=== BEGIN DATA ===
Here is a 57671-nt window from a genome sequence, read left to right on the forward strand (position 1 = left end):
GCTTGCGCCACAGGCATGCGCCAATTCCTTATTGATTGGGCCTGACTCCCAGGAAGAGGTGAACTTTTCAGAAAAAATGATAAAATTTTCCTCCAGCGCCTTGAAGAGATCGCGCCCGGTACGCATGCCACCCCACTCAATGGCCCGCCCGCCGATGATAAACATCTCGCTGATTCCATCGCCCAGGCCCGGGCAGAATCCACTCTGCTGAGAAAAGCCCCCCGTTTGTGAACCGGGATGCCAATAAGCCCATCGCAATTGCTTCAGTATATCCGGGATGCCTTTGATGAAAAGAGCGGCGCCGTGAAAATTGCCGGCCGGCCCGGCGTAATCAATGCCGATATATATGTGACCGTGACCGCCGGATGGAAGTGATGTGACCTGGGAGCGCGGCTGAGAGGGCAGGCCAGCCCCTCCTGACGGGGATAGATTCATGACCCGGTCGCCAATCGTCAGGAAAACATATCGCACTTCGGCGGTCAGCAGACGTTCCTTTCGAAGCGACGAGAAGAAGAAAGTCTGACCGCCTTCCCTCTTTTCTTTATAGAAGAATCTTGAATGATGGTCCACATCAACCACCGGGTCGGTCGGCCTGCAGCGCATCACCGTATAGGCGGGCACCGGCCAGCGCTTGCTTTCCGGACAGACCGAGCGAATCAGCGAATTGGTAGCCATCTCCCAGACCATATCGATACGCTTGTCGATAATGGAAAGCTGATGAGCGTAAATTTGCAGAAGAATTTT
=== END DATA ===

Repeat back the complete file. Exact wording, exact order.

Here is a 57671-nt window from a genome sequence, read left to right on the forward strand (position 1 = left end):
GCTTGCGCCACAGGCATGCGCCAATTCCTTATTGATTGGGCCTGACTCCCAGGAAGAGGTGAACTTTTCAGAAAAAATGATAAAATTTTCCTCCAGCGCCTTGAAGAGATCGCGCCCGGTACGCATGCCACCCCACTCAATGGCCCGCCCGCCGATGATAAACATCTCGCTGATTCCATCGCCCAGGCCCGGGCAGAATCCACTCTGCTGAGAAAAGCCCCCCGTTTGTGAACCGGGATGCCAATAAGCCCATCGCAATTGCTTCAGTATATCCGGGATGCCTTTGATGAAAAGAGCGGCGCCGTGAAAATTGCCGGCCGGCCCGGCGTAATCAATGCCGATATATATGTGACCGTGACCGCCGGATGGAAGTGATGTGACCTGGGAGCGCGGCTGAGAGGGCAGGCCAGCCCCTCCTGACGGGGATAGATTCATGACCCGGTCGCCAATCGTCAGGAAAACATATCGCACTTCGGCGGTCAGCAGACGTTCCTTTCGAAGCGACGAGAAGAAGAAAGTCTGACCGCCTTCCCTCTTTTCTTTATAGAAGAATCTTGAATGATGGTCCACATCAACCACCGGGTCGGTCGGCCTGCAGCGCATCACCGTATAGGCGGGCACCGGCCAGCGCTTGCTTTCCGGACAGACCGAGCGAATCAGCGAATTGGTAGCCATCTCCCAGACCATATCGATACGCTTGTCGATAATGGAAAGCTGATGAGCGTAAATTTGCAGAAGAATTTT